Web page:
Eclectifying

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Obama’s Predictably Weak Pick

by Ken Arnold on Thu 17 March 2016

You would think after more than seven years of non-stop rejection and hostility from Republicans, Obama would have realized that his reasonableness and willingness to compromise are noble but pointless. I really thought he had finally learned the lesson. But he went back to old, weak form with his pick for the Supreme Court.

I have very little bad to say about Merrick Garland. He’s a moderately liberal judge, as far as I can read it. But I want have someone stronger and more helpful with the diversity of a terribly un-diverse Supreme Court. And I think Obama does too, yet feels this is his best play. He’s wrong on all counts.

If you follow this choice along all the likely results, it pretty much looses everywhere.

First, let’s look at what happens before the election. The best possible result is that the Senate, seeing that this is the best nominee they’re likely to get from any Democrat, and given all the grief about vowing to avoid hearings, changes course and confirms him. Nice thought, but that was gone in seconds. They instantly repledged to hold no hearings. Having done so, they really cannot change their minds without offending their base.

Ergo, it’s obstruction up through the election. This is their pledged course, and they will keep that pledge. And it was by far the most likely outcome.

So the only question remains: What price will they pay for it? The Republican base will be happy. The centrist-loving mainstream media will say some bad things, but the news will quickly fade as other new news comes along. A few Good-Government types will be pissed off, but there aren’t many people who would vote against their political beliefs to punish anyone for this.

The only possible price to be paid would have been invigorating Democratic voters. And this is not an invigorating nominee. Had he picked anyone who could be seen as being shafted because of their race, gender, religion, or nationality, that could energize people who care about that kind of discrimination. But Obama didn’t give us that kind of nominee. So no invigoration will happen.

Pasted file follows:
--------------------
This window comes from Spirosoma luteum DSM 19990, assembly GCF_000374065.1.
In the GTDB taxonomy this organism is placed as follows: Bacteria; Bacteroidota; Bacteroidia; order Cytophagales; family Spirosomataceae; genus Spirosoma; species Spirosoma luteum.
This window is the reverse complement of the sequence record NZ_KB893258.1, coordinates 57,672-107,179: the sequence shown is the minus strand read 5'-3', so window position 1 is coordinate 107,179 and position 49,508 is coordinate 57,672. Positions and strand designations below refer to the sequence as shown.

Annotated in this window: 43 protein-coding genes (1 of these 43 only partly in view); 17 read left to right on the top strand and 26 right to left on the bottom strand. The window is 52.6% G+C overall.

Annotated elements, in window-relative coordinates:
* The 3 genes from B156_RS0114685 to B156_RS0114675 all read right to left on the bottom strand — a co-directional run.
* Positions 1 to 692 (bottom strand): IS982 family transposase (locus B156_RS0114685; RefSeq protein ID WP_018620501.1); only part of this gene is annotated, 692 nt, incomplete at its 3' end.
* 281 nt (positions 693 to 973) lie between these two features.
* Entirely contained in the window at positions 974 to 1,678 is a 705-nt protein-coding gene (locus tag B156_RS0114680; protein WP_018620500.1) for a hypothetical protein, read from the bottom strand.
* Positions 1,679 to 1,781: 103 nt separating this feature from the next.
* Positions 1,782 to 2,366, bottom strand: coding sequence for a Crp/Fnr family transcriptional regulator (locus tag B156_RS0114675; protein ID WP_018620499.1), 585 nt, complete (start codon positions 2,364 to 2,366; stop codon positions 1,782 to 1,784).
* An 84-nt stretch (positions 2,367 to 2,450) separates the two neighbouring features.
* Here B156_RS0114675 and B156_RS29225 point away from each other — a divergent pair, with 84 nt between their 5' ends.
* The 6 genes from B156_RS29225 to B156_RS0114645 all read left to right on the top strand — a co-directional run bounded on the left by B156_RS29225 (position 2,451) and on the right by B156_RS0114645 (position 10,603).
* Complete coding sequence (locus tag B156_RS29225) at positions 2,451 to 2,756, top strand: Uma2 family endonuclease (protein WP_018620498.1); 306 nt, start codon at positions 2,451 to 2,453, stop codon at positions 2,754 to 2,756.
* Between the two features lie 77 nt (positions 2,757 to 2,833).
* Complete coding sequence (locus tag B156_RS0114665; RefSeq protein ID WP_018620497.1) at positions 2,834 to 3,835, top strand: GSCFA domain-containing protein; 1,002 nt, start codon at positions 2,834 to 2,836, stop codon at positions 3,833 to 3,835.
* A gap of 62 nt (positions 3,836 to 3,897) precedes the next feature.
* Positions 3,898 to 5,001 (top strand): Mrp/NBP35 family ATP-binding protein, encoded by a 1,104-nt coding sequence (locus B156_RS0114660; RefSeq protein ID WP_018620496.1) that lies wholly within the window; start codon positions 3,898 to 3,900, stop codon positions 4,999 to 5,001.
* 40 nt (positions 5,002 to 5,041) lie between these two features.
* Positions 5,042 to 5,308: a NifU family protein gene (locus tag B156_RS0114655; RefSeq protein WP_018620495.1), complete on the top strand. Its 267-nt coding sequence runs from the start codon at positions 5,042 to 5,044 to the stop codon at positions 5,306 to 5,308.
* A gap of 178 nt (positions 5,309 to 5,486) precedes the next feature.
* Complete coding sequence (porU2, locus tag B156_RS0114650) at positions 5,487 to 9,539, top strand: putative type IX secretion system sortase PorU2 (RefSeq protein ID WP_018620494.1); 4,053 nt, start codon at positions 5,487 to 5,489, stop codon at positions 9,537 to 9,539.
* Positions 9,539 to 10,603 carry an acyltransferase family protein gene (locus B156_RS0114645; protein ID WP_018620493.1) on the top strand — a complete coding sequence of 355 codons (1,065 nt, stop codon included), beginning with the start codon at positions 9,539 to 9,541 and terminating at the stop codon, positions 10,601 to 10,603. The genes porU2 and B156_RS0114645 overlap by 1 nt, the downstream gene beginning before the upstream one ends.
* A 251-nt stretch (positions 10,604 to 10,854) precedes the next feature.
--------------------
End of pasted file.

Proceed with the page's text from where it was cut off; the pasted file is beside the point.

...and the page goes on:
To sum up: Having failed to produce an immediate change of tactics by the Republicans, this nomination will fade into obscurity and motivate no great payback.

That makes Garland a bad choice. And it was very predictable. There was, in fact, no reason to believe this nominee could have created any other outcome.

You may think we’re done here, but we most certainly are not. There are two more interesting periods of time after the election!

After the election, the existing Senate remains in power for almost two months. This is when the whole thing really gets bad. Because this nomination gives the Republicans options they’ll like.

If the Democrats win the Presidency, the existing Senate can use its last few weeks to confirm Garland. This prevents the next president from nominating someone more liberal and either getting them confirmed (if the Democrats take the next Senate) or at the very least providing a club with which to beat up the next Senate (if the Republicans do).

In other words, Garland then becomes a way to thwart the will of the next, winning Democratic president by ensuring that Scalia is at least replaced by about the best nominee for Republicans that a Democrat will make. Whether they do is entirely up to the existing Republican Senate.

But now, there is a final period of time that matters. For a few weeks in January, the new Senate will be seated under Obama, awaiting the new President’s inauguration. That Senate could also choose to confirm. If that new Senate is Democratic but the new President will be Republican, the Democrats can confirm Garland, which will be better than awaiting a Republican nominee. But they could do that for any Obama nominee, not just a moderate one. So the moderate nominee, once again, does not help make better things happen.

In sum, there are no circumstances in which Garland plays a positive role in making a better Supreme Court or helping the Democrats take the Senate or Presidency.

This is why it was a bad nomination. We don’t know for sure that a strong liberal candidate with an energizable constituency would make a difference, but it easily could. But we know that a dull nominee that won’t get confirmed unless that thwarts a more liberal nominee. And that makes it a bad move.

I have no idea what Obama thinks he’s accomplishing. Maybe there’s some clever agreement that involves Garland withdrawing at some critical point to allow Obama to nominate someone more useful to the election, having proved that the Republicans are outrageously unreasonable. That might work, but I don’t see anything in Garland’s past to indicate he’d be party to such a game.

I think it’s much more likely that Obama tried one (hopefully last) time to gather allies by being reasonable and responsible. Considering the inevitable response of the Republicans, this kind of “reasonable and responsible” play is unreasonable (history having proved it futile) and irresponsible (it gives up something valuable for nothing or worse than nothing).

I have a lot of respect for Obama. But I just wish he’d learn this lesson.

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